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Regular exercise won’t save you from an early grave if you still do this

You can’t “outrun” a bad diet.

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sport, fitness and healthy lifestyle concept - indian man making abdominal exercises at home
Researchers say that regular exercise needs to be combined with a healthy diet. (Ground Picture via Shutterstock)

By Gwyn Wright via SWNS

Regular exercise won’t save you from an early grave if you eat unhealthily, according to a new study.

Scientists in Australia found people who eat well and get plenty of exercise are at the lowest risk of early death, showing you can’t “outrun” a bad diet.

The team found people who exercise a lot and eat healthy meals were at a 17 percent lower risk of death from all causes compared with lazy people who eat badly.

They were also 19 percent less likely to die of heart disease and 27 percent less likely to die from certain types of cancers.

For the study, researchers probed the independent and joint effects of diet and physical activity on all-cause, heart disease and cancer mortality among 360,000 Brits.

Participants took part in the UK Biobank, a large cohort study containing detailed biological, behavioral, and health information about people.

High-quality diets were defined as ones that included at least five portions of fruit and vegetables a day, two portions of fish per week and lower consumption of red meat, particularly processed meat.

Lead study author Professor Melody Ding from the University of Sydney said: “Both regular physical activity and a healthy diet play an important role in promoting health and longevity.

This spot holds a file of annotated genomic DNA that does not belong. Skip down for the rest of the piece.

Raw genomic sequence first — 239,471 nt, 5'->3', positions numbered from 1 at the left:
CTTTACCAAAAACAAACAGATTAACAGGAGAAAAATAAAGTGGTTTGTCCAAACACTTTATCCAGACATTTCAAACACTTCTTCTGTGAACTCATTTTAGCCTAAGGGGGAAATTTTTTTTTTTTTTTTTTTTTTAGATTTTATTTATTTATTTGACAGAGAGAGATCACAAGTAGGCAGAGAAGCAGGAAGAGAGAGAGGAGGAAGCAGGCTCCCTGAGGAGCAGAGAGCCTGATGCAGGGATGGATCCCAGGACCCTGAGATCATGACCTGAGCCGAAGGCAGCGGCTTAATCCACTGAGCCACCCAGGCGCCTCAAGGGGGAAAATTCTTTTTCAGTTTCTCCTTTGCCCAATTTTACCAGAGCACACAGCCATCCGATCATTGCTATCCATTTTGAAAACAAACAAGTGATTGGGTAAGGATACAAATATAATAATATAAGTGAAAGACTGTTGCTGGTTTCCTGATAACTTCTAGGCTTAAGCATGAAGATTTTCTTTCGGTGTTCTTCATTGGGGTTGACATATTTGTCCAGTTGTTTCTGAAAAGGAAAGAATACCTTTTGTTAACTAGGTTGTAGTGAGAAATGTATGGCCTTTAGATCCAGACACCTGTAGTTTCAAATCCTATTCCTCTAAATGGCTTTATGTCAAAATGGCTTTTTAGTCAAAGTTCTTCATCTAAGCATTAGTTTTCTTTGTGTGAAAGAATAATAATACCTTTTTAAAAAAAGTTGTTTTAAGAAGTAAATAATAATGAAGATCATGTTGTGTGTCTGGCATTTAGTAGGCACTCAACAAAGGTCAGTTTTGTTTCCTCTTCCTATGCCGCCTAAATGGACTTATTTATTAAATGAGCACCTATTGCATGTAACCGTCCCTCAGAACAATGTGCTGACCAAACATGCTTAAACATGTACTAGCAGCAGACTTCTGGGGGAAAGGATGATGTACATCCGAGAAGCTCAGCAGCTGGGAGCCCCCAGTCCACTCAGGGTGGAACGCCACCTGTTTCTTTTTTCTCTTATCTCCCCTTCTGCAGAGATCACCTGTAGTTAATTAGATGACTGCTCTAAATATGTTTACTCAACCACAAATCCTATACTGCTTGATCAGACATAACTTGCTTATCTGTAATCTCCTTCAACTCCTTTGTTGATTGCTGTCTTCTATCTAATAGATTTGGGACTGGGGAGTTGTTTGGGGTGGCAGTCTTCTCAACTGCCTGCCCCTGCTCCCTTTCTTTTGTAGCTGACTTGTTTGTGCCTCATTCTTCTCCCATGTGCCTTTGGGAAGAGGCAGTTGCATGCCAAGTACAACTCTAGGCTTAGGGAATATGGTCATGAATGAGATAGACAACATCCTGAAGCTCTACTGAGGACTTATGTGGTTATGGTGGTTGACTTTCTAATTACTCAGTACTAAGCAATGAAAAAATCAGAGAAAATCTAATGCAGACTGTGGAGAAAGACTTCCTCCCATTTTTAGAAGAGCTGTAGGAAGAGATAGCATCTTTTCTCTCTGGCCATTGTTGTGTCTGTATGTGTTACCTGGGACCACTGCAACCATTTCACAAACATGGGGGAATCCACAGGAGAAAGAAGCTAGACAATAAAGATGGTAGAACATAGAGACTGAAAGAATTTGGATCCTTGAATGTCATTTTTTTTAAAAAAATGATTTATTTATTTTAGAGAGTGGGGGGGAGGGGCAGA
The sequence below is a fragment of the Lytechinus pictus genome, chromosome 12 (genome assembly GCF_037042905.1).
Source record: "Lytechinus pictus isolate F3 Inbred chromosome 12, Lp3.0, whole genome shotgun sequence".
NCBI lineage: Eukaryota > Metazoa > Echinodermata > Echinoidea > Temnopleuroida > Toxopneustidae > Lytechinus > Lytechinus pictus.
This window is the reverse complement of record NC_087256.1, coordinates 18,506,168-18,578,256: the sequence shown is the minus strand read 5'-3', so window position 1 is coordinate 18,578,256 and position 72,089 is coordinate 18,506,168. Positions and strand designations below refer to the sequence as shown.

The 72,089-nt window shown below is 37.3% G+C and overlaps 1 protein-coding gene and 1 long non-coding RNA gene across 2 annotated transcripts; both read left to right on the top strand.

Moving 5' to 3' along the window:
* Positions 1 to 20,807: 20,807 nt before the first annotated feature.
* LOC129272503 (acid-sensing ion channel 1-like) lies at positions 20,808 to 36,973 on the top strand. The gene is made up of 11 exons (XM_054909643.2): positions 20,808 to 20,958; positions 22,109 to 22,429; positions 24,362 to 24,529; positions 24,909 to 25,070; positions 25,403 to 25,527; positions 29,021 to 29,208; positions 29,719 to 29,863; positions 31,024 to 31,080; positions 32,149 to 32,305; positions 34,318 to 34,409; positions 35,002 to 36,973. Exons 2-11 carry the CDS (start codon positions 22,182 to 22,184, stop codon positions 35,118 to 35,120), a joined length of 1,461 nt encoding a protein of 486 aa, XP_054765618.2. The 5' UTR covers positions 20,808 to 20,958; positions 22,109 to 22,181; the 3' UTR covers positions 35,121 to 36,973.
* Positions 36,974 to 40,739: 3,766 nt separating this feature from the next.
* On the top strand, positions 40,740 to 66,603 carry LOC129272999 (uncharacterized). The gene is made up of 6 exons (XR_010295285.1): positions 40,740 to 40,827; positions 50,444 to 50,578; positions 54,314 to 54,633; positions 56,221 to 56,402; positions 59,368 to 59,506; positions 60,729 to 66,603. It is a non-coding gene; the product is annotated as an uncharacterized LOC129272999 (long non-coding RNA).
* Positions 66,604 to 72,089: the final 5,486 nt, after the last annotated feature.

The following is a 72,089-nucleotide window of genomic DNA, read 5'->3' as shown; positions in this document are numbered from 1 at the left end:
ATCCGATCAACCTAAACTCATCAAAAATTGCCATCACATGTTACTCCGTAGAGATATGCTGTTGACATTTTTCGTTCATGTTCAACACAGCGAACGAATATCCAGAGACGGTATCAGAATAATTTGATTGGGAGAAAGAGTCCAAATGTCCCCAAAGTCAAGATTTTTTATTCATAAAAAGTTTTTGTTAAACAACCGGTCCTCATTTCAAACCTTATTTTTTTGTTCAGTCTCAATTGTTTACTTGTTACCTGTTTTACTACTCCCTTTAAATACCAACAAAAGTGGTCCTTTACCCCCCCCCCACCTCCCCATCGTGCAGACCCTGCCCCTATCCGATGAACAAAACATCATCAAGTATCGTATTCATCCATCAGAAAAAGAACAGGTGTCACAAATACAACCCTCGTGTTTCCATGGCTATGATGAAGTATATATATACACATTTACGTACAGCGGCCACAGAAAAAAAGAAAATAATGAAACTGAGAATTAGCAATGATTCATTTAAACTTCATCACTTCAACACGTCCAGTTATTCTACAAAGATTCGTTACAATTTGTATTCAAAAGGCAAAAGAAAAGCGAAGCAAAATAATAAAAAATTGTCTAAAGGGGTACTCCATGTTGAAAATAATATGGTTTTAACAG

“Some people may think they could offset the impacts of a poor diet with high levels of exercise or offset the impacts of low physical activity with a high-quality diet, but the data shows that unfortunately, this is not the case.”

Study co-author John Van Buskirk, from the same university, added: “Adhering to both a quality diet and sufficient physical activity is important for optimally reducing the risk of death from all causes, cardiovascular disease and cancers.”

Fresh vegetables and fruits on bright green background. Ripe pears, grapes, lime, cabbage, lettuce salad, peas and bok choy for healthy eating. Creative layout. Grocery and organic products.
A healthy diet consists of least five portions of fruit and vegetables a day, two portions of fish per week and lower consumption of red meat, particularly processed meat. (Cast Of Thousands/Shutterstock)

A small number of earlier studies have shown that high-intensity exercise may counteract detrimental responses to over-eating on the brain but the long-term effects of how diet and physical activity interact has long been less clear.

The findings highlight the importance of eating healthily and getting plenty of exercise if you want to avoid an early death.

Professor Ding added: “This study reinforces the importance of both physical activity and diet quality for achieving the greatest reduction in mortality risk.

“Public health messages and clinical advice should focus on promoting both physical activity and dietary guidelines to promote healthy longevity.”

The findings were published in the British Journal of Sports Medicine.

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